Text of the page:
Don’t Feed the Alligators

A Personal Finance Blog from a Small-Scale Landlord’s Perspective
Loose Ends

Creative Commons License photo figure credit: Andres Rueda

After last week’s post about Falling Back into Old Habits, I jumped right in and made a bunch of small, but important changes or updates to our automated finances:

  • I made our initial contributions to Roth IRAs for 2009.  As I said last time, it’s already February and we hadn’t contributed anything to our retirement accounts for the year.  I logged into our Vanguard accounts and contributed for January and February on both of our accounts in one shot.
  • I also set up automatic deposits for Roth IRAs for the rest of the year.  Now I won’t have to worry that I missed a payment or scramble at the end of the year to come up with enough money to fully fund the IRAs.  This is an example of one of the basic tenets of personal finance: Pay Yourself First.
  • I finally got around to rolling over my old 401k from the company I left over 4 years ago to a traditional IRA.  I wrote about how to do this back in October, but somewhat ironically had not gotten around to doing it myself.  Do as I say, not as I do?
  • I set up a low balance banking alert for my checking account.  I logged into my account last week and saw that I had a negative balance.  A series of bills got paid and I had not yet transferred the money from our Money Market account.  Luckily, the bills were in process and the balance was not “real” yet.  So I immediately transferred enough to cover the bills and then some to bring the account back into the black.  It didn’t occur to me at the time, but several days later I thought there must be a way to avoid this situation in the future.  A few minutes of poking around at the options on the website led me to the Alerts setup page.  Here I could set up all kinds of different alerts.  I chose to be notified by email whenever my balance drops below $1,000.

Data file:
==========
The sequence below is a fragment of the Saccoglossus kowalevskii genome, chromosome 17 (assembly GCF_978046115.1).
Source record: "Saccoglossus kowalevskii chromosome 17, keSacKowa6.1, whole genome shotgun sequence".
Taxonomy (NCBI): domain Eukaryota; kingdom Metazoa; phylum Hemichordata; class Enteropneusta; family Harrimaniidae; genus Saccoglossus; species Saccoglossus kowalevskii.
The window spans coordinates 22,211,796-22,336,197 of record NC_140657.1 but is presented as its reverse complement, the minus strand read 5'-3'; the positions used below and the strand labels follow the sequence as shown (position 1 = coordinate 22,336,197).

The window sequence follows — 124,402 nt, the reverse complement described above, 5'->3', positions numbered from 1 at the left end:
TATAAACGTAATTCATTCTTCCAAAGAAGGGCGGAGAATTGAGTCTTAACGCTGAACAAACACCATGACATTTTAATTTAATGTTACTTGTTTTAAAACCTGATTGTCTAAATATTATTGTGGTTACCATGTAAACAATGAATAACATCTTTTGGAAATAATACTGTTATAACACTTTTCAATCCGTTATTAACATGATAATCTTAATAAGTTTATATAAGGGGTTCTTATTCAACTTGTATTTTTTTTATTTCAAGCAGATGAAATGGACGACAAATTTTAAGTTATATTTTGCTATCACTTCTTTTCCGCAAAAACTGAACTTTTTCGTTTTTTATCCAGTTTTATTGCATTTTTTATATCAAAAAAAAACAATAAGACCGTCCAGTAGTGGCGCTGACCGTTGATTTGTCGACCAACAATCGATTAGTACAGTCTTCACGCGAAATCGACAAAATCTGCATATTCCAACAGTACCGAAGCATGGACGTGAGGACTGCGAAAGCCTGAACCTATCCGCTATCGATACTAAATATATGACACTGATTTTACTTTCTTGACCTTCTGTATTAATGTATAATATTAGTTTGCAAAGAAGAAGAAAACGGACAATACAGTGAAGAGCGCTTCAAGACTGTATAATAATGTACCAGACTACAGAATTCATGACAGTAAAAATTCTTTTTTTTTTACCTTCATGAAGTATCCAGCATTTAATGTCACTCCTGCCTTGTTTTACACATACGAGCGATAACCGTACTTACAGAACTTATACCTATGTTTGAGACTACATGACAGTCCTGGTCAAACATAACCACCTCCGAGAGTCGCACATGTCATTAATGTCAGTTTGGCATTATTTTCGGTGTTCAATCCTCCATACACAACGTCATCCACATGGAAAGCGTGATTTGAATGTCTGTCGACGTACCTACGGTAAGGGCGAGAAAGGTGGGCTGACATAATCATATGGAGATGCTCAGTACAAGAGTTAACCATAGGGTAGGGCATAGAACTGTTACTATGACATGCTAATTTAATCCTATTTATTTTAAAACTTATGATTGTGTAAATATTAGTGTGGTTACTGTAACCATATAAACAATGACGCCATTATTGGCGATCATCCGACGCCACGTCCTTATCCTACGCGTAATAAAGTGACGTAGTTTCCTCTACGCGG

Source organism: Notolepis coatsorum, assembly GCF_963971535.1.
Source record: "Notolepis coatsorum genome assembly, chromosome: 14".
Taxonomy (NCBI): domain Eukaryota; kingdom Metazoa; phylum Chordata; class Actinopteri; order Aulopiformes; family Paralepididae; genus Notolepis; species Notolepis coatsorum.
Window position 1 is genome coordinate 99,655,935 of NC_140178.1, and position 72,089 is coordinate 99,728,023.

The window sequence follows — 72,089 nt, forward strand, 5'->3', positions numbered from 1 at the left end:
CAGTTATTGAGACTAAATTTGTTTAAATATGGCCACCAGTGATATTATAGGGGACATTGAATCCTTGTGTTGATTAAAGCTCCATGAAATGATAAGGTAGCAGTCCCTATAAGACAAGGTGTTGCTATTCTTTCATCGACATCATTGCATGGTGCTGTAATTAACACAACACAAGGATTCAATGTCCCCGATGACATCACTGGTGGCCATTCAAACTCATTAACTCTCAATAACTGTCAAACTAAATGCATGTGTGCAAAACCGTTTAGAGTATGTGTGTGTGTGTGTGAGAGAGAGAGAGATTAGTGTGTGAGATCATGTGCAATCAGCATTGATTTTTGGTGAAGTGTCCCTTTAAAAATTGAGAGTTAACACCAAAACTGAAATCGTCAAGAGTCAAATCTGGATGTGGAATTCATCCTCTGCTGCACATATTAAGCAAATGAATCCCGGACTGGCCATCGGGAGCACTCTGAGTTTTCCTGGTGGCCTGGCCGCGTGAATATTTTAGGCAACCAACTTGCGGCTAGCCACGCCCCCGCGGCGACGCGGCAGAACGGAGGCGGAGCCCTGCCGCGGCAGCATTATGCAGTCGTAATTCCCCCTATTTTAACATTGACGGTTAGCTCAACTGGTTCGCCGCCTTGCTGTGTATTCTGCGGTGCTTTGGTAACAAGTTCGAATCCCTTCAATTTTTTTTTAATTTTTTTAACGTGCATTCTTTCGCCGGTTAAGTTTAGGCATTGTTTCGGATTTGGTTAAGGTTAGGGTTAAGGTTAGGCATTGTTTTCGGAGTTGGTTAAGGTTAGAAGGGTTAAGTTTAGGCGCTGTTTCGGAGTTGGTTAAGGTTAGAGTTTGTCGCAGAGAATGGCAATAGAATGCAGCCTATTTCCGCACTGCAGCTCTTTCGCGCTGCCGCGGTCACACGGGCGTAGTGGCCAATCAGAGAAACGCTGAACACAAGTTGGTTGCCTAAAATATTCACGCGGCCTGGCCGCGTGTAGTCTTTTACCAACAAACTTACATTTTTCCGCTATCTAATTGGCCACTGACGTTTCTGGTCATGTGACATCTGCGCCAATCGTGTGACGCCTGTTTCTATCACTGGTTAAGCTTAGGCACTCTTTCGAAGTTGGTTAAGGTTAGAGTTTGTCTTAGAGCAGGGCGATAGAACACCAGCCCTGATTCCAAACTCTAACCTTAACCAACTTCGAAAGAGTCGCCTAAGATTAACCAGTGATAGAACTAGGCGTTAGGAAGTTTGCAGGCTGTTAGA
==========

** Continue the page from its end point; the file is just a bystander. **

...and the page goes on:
• I adjusted the automatic transfers that occur a couple of times a month between our Money Market and Checking accounts to be sure that a situation, like the one described above, does not happen again.
  • I have been managing an escrow account of sorts for all of our annual expenses, such as life insurance, car insurance, umbrella insurance, our Christmas fund, etc.  So far, this money has been mixed in with our general slush fund — by which I mean money that sits in our bank account, but is otherwise presently unallocated — and tracked using a spreadsheet.  This has become cumbersome, and I have decide instead to stash the money that we put aside each month for all of these annual expenses into a new ING Direct account.  So I opened a “sub” account at ING, and then set up an automatic withdrawal from our checking account to occur once per month for 1/12 of the total amount that we have committed to each of these spending plan categories.
  • Lastly, but certainly not least, I created a new spending plan, as discussed in my last post.  This was not nearly as painful as I expected it to be.  My last spending plan, back in November, took a worst case scenario.  This scenario, fortunately, never developed, and we actually have a lot more money coming in right now than I thought.  Because I had buried my head in the sand on this, I have been worrying too much over something that wasn’t as much of a problem as I made it out to be in my head.  I hope I have learned my lesson.

So that’s it.  Each of the above items took only a few minutes, and I took care of most of them in one night.  I like that I am still able to accomplish so many personal finance improvements in one shot like this.  ”Installing” “hacks” like this in our personal finances is very satisfying, and should lead us to financial independence one of these days.

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